WASHINGTON — U.S. Rep. Dana Rohrabacher (R-Calif.) called on NASA Administrator Charles Bolden to deliver the space agency’s assessment of a space exploration architecture that uses in-space propellant depots and a fleet of commercially built rockets as an alternative to a single government-owned heavy-lift vehicle.
In July, Bolden testified before the House Science, Space and Technology Committee, answering questions from lawmakers about NASA’s delay in producing a reference design for the Space Launch System (SLS), a heavy-lift rocket for deep-space missions that Congress has ordered NASA to build.
In a Sept. 6 letter, Rohrabacher pointedly reminds Bolden that he testified during the July hearing “that the studies have been done, and the fuel depot solution proved to be more expensive.”
Rohrabacher wrote in the letter, a copy of which was obtained by Space News, that a propellant depot-based architecture might allow NASA to fly astronauts beyond low Earth orbit aboard the Multi-Purpose Crew Vehicle (MPCV) sooner and more often than would be possible if the capsule had to wait on SLS for a ride into space. With depots, Rohrabacher said, commercially operated rockets could be used to send MPCV on deep-space missions. Commercial rockets could also be tapped to fly propellant depots into space, and to deliver a serviceable supply of rocket fuel in low Earth orbit, Rohrabacher said.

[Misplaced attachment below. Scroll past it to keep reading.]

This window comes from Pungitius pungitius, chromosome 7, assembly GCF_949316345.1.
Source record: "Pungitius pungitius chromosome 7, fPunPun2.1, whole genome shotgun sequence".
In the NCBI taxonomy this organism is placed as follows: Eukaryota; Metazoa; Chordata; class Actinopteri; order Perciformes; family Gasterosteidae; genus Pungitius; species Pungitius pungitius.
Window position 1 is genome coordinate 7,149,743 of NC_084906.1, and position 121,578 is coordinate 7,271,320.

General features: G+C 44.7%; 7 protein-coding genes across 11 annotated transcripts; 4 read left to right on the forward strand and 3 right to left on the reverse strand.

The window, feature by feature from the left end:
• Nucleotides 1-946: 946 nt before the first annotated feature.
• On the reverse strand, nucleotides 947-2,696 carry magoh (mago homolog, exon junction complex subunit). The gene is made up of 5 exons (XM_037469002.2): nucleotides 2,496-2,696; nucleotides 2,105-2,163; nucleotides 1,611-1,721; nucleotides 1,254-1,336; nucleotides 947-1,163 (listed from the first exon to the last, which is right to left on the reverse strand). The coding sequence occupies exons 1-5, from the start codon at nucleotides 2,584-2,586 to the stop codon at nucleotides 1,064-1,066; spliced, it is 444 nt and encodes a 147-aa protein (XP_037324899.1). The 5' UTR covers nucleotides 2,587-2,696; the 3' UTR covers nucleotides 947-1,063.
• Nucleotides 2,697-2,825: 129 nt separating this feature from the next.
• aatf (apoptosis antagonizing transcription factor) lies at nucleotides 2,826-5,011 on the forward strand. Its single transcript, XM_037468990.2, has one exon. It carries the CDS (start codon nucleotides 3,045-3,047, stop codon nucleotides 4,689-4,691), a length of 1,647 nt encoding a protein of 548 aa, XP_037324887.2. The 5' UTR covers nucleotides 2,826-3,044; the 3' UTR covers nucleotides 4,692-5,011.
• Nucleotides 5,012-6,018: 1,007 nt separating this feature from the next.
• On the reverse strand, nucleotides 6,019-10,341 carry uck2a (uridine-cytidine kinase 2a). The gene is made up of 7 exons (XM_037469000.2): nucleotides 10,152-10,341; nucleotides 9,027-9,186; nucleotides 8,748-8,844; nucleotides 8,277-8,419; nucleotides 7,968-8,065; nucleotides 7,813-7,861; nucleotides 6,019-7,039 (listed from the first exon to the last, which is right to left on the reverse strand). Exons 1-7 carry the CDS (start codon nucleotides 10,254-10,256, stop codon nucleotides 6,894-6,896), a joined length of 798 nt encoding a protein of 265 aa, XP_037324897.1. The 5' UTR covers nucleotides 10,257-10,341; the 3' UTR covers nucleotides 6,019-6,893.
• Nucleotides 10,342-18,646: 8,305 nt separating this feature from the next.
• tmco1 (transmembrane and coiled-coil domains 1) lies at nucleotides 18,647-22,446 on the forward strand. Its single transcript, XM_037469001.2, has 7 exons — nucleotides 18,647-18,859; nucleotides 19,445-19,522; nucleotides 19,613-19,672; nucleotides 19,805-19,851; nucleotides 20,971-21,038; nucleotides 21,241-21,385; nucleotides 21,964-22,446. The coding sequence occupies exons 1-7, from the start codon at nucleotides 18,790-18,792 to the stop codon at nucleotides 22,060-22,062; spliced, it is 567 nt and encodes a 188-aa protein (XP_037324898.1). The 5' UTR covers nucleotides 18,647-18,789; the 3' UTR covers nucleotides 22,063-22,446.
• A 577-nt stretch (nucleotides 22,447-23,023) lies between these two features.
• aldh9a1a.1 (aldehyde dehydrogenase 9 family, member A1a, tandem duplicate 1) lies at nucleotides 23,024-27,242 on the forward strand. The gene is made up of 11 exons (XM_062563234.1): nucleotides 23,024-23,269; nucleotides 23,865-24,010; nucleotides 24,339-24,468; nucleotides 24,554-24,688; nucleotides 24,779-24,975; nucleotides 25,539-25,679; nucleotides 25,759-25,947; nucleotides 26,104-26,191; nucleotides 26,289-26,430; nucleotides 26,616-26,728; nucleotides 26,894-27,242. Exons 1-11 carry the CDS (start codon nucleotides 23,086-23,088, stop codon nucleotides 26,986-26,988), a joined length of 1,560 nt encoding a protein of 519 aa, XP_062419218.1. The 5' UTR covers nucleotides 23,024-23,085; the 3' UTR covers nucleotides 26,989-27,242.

“We need to know that NASA completed a fair and balanced analysis to justify a down-select to a super-heavy-lift launch vehicle, which is a commitment of tens-of-billions of taxpayer dollars,” Rohrabacher wrote in the letter.
MPCV is the congressionally mandated companion vehicle for SLS.
NASA spokesman J.D. Harrington did not immediately return a request for comment.
Rohrabacher has lately been as vocal in his support for commercial space companies as he has been in his opposition to SLS.
Proponents of depot-based exploration argue storing propellant in space would allow crews and cargo to launch from Earth aboard smaller rockets. If propellant was available in space, rockets would no longer have to launch with all the fuel they will need already on board. Rather, the rockets could head to a propellant depot in low Earth orbit and pick up the fuel needed to reach deep space.
NASA is interested in in-space propellant storage and transfer — the underpinning technology for depots — and in August awarded four companies study contracts totaling $2.4 million to develop concepts for storing and transferring cryogenic propellants in space.